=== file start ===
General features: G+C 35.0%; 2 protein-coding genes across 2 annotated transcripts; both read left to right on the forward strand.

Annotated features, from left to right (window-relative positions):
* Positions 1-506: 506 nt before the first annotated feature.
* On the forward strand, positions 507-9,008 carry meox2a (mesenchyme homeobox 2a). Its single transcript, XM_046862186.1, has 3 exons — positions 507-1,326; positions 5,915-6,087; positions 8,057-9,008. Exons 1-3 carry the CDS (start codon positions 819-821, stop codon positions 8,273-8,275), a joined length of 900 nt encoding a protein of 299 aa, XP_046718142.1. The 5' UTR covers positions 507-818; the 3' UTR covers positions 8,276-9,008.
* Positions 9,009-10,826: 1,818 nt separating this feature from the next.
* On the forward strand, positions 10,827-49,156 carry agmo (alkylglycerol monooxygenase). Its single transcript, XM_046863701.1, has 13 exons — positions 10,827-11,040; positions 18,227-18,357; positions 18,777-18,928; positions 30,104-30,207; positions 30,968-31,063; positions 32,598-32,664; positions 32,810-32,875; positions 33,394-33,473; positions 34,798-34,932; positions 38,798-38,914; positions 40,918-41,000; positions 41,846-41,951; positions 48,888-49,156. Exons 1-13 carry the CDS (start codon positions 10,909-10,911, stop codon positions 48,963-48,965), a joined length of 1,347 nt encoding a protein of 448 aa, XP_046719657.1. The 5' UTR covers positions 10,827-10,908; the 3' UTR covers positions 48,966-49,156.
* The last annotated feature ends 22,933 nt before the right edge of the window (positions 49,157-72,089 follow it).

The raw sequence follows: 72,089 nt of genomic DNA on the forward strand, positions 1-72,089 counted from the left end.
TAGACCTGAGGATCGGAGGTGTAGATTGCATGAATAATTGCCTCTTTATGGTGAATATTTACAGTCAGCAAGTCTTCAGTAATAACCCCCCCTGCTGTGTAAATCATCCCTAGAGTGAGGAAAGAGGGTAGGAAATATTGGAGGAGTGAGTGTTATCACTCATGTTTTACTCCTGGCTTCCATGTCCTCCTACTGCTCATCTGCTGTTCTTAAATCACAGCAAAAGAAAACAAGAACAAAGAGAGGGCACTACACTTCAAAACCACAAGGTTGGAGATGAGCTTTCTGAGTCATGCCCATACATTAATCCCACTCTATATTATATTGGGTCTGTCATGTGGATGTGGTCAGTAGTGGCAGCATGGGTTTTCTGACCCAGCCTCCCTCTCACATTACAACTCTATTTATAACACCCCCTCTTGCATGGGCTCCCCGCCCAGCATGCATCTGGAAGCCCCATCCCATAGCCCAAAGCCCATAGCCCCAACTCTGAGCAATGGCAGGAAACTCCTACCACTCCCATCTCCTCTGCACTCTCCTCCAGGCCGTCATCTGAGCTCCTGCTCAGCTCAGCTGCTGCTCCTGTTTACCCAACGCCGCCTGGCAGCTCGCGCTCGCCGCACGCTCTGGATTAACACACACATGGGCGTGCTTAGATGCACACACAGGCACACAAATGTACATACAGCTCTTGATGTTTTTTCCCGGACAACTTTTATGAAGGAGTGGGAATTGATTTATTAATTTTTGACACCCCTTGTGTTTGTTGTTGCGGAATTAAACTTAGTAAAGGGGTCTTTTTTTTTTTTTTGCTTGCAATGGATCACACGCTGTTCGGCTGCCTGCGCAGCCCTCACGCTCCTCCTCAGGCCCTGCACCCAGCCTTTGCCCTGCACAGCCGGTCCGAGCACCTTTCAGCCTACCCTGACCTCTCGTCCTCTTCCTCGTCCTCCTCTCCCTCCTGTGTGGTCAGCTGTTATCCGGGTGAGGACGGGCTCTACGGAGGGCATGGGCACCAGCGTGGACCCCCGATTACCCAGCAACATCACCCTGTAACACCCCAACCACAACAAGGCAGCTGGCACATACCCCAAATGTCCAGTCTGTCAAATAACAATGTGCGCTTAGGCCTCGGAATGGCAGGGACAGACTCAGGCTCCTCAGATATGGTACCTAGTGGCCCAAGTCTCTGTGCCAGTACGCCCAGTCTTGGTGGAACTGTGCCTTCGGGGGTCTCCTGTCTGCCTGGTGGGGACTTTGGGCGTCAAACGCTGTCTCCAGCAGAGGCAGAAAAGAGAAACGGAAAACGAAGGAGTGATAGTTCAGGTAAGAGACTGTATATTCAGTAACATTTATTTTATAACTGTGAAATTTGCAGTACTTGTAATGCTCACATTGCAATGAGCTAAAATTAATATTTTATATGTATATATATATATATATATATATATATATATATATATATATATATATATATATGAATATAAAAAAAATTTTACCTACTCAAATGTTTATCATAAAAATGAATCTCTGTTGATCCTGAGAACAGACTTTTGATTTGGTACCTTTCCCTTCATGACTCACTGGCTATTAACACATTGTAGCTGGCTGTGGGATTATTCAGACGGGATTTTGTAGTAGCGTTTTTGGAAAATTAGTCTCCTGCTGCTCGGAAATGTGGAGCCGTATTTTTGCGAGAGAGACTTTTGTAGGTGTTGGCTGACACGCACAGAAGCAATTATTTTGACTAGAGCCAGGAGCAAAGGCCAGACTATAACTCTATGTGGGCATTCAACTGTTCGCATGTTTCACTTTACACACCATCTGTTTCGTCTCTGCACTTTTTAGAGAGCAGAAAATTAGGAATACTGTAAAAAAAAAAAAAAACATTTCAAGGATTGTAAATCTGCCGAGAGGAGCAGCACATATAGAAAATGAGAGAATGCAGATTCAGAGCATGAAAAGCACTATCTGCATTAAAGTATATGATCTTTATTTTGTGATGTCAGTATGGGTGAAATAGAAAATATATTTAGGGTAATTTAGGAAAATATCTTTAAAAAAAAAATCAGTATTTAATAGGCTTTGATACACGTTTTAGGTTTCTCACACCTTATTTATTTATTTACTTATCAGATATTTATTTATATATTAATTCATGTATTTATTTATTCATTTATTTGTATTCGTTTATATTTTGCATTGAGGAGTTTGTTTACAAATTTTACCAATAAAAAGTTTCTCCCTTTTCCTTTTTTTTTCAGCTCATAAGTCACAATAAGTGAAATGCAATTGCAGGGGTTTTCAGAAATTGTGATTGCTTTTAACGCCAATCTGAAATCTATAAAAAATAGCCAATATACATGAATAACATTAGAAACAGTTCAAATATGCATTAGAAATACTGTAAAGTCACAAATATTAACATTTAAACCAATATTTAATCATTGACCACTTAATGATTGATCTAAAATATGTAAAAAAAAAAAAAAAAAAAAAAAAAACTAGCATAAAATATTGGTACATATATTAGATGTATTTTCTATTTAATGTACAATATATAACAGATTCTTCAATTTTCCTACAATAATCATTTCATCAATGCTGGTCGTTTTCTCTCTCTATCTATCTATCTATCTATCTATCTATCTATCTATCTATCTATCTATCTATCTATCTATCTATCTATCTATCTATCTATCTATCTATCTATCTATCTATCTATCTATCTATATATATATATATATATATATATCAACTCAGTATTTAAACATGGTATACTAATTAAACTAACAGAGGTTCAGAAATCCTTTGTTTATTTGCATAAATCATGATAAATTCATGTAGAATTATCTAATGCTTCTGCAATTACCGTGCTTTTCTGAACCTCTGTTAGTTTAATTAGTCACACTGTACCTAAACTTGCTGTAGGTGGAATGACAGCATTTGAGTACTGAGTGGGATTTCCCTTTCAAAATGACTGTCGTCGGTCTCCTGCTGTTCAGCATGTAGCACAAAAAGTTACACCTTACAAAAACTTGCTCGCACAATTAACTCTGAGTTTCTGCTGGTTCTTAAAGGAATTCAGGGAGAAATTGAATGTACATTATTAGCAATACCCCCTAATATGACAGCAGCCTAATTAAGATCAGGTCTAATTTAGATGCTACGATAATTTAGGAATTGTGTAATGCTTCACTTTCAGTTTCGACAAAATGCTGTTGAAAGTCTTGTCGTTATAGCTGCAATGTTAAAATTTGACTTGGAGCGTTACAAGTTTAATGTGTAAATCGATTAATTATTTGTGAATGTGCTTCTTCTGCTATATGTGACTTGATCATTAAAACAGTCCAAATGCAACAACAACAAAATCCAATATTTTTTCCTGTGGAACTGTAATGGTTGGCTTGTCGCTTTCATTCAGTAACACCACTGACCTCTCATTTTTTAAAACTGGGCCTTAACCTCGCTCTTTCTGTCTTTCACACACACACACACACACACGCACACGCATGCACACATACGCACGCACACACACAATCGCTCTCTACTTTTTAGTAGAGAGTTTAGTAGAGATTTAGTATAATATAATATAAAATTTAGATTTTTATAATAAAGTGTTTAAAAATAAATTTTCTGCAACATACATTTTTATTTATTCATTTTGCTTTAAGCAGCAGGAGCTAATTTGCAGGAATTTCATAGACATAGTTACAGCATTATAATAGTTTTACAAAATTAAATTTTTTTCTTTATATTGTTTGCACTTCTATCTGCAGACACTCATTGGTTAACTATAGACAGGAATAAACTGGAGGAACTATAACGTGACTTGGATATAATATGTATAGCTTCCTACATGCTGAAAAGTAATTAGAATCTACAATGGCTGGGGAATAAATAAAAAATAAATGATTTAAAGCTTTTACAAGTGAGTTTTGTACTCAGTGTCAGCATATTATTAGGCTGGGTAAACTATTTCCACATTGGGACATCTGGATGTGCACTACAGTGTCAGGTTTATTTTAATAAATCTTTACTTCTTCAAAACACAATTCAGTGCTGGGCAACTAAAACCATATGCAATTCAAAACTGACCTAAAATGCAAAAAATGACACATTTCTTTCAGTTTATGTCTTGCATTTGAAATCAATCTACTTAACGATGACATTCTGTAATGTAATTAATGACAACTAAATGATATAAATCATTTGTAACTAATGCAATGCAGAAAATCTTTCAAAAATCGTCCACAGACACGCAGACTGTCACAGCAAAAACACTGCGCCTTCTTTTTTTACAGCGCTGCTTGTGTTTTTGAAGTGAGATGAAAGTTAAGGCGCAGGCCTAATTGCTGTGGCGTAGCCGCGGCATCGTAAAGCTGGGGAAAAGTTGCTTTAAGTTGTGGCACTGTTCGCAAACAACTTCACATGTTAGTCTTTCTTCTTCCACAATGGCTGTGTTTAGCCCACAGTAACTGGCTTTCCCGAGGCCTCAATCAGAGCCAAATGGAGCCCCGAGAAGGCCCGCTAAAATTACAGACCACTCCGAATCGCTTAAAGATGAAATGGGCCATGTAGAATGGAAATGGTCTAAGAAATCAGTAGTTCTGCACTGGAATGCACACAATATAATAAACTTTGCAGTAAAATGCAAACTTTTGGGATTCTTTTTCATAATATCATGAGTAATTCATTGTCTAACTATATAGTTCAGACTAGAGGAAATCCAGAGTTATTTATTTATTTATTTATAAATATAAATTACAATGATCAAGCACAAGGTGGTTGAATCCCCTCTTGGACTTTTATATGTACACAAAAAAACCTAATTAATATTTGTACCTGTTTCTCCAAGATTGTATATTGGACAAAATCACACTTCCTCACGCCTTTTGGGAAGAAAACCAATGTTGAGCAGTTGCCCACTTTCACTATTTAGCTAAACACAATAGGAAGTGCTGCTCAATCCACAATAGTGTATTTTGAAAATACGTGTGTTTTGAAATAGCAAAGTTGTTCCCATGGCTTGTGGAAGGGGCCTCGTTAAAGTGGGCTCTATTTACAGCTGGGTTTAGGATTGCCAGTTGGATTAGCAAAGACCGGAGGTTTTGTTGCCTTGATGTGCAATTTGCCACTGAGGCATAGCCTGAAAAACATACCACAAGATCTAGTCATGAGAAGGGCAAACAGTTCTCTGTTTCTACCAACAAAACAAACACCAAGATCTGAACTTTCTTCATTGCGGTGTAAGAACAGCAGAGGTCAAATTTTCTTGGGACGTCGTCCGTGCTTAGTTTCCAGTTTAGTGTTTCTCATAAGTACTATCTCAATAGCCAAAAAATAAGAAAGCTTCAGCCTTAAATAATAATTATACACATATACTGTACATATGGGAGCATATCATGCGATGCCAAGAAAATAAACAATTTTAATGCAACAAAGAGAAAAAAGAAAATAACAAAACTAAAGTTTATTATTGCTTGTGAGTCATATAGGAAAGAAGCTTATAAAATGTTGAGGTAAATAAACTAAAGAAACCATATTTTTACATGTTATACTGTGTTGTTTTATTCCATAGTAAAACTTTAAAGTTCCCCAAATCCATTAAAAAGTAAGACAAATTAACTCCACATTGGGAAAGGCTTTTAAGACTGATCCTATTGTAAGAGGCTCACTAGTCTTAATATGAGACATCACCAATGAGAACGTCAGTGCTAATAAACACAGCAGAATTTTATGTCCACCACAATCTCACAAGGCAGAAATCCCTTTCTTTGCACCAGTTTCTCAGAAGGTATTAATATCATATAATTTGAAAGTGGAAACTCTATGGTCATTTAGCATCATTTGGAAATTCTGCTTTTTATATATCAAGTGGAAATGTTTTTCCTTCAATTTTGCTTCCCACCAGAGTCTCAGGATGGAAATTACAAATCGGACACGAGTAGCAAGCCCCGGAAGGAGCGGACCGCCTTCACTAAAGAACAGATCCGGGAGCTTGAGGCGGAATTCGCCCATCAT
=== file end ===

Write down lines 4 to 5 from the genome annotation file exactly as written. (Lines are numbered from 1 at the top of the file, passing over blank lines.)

* On the forward strand, positions 507-9,008 carry meox2a (mesenchyme homeobox 2a). Its single transcript, XM_046862186.1, has 3 exons — positions 507-1,326; positions 5,915-6,087; positions 8,057-9,008. Exons 1-3 carry the CDS (start codon positions 819-821, stop codon positions 8,273-8,275), a joined length of 900 nt encoding a protein of 299 aa, XP_046718142.1. The 5' UTR covers positions 507-818; the 3' UTR covers positions 8,276-9,008.
* Positions 9,009-10,826: 1,818 nt separating this feature from the next.